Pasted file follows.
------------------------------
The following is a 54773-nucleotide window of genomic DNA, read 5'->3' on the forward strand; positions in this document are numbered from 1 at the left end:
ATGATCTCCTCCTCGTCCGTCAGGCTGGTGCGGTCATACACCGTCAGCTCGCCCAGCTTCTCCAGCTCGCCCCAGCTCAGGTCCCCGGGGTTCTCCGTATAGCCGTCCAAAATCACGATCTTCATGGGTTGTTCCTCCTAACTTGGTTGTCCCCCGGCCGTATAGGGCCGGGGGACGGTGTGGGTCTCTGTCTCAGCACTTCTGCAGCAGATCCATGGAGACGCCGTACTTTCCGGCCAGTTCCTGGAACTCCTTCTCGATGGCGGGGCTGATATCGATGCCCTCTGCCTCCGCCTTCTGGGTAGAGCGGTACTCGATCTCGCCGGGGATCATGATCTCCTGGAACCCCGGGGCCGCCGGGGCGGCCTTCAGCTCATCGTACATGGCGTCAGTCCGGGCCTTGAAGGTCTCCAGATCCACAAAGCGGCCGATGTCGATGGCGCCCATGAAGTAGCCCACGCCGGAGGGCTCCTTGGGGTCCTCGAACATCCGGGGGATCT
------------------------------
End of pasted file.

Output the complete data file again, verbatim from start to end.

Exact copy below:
The following is a 54773-nucleotide window of genomic DNA, read 5'->3' on the forward strand; positions in this document are numbered from 1 at the left end:
ATGATCTCCTCCTCGTCCGTCAGGCTGGTGCGGTCATACACCGTCAGCTCGCCCAGCTTCTCCAGCTCGCCCCAGCTCAGGTCCCCGGGGTTCTCCGTATAGCCGTCCAAAATCACGATCTTCATGGGTTGTTCCTCCTAACTTGGTTGTCCCCCGGCCGTATAGGGCCGGGGGACGGTGTGGGTCTCTGTCTCAGCACTTCTGCAGCAGATCCATGGAGACGCCGTACTTTCCGGCCAGTTCCTGGAACTCCTTCTCGATGGCGGGGCTGATATCGATGCCCTCTGCCTCCGCCTTCTGGGTAGAGCGGTACTCGATCTCGCCGGGGATCATGATCTCCTGGAACCCCGGGGCCGCCGGGGCGGCCTTCAGCTCATCGTACATGGCGTCAGTCCGGGCCTTGAAGGTCTCCAGATCCACAAAGCGGCCGATGTCGATGGCGCCCATGAAGTAGCCCACGCCGGAGGGCTCCTTGGGGTCCTCGAACATCCGGGGGATCT